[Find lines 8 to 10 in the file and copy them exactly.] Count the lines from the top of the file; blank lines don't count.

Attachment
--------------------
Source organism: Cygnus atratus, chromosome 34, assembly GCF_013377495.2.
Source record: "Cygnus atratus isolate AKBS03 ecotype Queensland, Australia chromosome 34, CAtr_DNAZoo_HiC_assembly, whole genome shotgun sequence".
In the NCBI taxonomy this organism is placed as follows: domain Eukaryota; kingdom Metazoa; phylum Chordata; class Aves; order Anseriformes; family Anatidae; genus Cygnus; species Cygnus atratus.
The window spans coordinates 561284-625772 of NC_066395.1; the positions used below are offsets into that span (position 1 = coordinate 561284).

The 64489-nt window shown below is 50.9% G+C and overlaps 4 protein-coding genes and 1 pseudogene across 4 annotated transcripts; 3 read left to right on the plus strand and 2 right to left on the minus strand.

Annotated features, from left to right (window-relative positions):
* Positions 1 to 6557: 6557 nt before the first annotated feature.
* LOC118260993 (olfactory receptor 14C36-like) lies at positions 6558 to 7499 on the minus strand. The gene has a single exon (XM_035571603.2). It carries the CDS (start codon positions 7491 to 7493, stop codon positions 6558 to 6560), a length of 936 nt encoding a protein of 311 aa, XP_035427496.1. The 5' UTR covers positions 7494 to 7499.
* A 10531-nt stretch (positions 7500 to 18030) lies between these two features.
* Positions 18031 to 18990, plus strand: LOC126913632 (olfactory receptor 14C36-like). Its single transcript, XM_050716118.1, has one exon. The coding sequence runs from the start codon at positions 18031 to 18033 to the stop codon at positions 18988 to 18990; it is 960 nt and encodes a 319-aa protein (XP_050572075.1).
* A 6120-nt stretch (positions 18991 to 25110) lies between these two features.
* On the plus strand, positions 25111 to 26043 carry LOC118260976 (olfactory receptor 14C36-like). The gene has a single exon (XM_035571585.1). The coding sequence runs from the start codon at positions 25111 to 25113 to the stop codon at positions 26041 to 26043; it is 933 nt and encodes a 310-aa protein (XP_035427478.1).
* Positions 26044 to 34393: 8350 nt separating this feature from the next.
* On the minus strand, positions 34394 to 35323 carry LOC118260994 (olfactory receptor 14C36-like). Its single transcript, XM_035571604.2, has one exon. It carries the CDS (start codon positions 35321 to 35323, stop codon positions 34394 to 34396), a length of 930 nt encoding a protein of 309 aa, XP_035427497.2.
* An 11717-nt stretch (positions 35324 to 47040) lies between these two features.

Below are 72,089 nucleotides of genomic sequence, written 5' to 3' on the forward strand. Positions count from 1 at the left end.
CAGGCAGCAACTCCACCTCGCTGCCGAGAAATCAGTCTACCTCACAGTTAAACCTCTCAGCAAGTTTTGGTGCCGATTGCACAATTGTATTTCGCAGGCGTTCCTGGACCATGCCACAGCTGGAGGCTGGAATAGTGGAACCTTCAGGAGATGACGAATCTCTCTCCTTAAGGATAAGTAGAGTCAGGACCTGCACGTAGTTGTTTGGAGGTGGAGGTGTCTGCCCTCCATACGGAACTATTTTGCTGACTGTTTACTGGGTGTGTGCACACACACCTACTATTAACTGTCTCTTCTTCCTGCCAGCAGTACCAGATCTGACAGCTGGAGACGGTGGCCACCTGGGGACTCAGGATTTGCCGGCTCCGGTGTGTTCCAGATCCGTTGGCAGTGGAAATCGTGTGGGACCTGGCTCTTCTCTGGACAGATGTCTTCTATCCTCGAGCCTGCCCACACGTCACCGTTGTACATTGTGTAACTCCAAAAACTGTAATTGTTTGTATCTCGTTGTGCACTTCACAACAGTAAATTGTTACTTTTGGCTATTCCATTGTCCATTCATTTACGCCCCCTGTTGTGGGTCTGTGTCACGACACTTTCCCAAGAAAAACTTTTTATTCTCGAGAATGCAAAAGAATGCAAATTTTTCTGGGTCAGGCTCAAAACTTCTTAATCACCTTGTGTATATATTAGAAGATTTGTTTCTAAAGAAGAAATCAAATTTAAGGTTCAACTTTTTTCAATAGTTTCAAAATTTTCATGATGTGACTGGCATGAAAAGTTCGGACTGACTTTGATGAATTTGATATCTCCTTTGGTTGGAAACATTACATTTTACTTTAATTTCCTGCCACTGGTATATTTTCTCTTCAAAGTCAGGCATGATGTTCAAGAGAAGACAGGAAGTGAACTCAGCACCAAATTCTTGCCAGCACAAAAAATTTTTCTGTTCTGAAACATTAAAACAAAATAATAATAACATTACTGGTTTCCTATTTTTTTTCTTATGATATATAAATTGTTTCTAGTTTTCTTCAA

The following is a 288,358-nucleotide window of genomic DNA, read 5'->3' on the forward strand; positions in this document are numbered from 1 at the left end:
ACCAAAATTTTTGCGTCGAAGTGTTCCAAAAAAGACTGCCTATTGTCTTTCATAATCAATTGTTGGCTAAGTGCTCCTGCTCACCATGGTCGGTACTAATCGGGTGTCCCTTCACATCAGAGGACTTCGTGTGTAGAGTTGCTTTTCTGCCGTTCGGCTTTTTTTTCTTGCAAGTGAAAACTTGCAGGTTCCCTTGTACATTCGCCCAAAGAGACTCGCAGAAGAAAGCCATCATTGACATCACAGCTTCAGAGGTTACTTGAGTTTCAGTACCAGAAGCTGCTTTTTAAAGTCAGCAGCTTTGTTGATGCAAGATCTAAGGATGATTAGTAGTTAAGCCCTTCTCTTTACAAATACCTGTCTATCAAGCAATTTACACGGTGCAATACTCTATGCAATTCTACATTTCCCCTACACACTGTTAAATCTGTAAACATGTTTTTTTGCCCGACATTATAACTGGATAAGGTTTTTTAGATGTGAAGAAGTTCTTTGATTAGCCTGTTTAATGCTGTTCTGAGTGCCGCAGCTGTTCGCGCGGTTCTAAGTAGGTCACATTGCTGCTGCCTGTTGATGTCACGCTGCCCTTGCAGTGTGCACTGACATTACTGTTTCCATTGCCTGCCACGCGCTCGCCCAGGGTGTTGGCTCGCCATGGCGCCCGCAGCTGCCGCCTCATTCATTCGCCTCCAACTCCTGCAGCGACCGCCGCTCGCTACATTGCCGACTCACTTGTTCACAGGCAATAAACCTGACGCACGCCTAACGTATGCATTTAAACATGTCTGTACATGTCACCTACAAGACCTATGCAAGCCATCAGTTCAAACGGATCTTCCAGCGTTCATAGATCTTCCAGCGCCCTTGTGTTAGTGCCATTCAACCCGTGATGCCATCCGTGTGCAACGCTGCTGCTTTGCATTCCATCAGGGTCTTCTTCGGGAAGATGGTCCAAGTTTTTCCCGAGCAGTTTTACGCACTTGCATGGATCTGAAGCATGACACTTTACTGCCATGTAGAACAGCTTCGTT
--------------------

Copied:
* LOC118260993 (olfactory receptor 14C36-like) lies at positions 6558 to 7499 on the minus strand. The gene has a single exon (XM_035571603.2). It carries the CDS (start codon positions 7491 to 7493, stop codon positions 6558 to 6560), a length of 936 nt encoding a protein of 311 aa, XP_035427496.1. The 5' UTR covers positions 7494 to 7499.
* A 10531-nt stretch (positions 7500 to 18030) lies between these two features.
* Positions 18031 to 18990, plus strand: LOC126913632 (olfactory receptor 14C36-like). Its single transcript, XM_050716118.1, has one exon. The coding sequence runs from the start codon at positions 18031 to 18033 to the stop codon at positions 18988 to 18990; it is 960 nt and encodes a 319-aa protein (XP_050572075.1).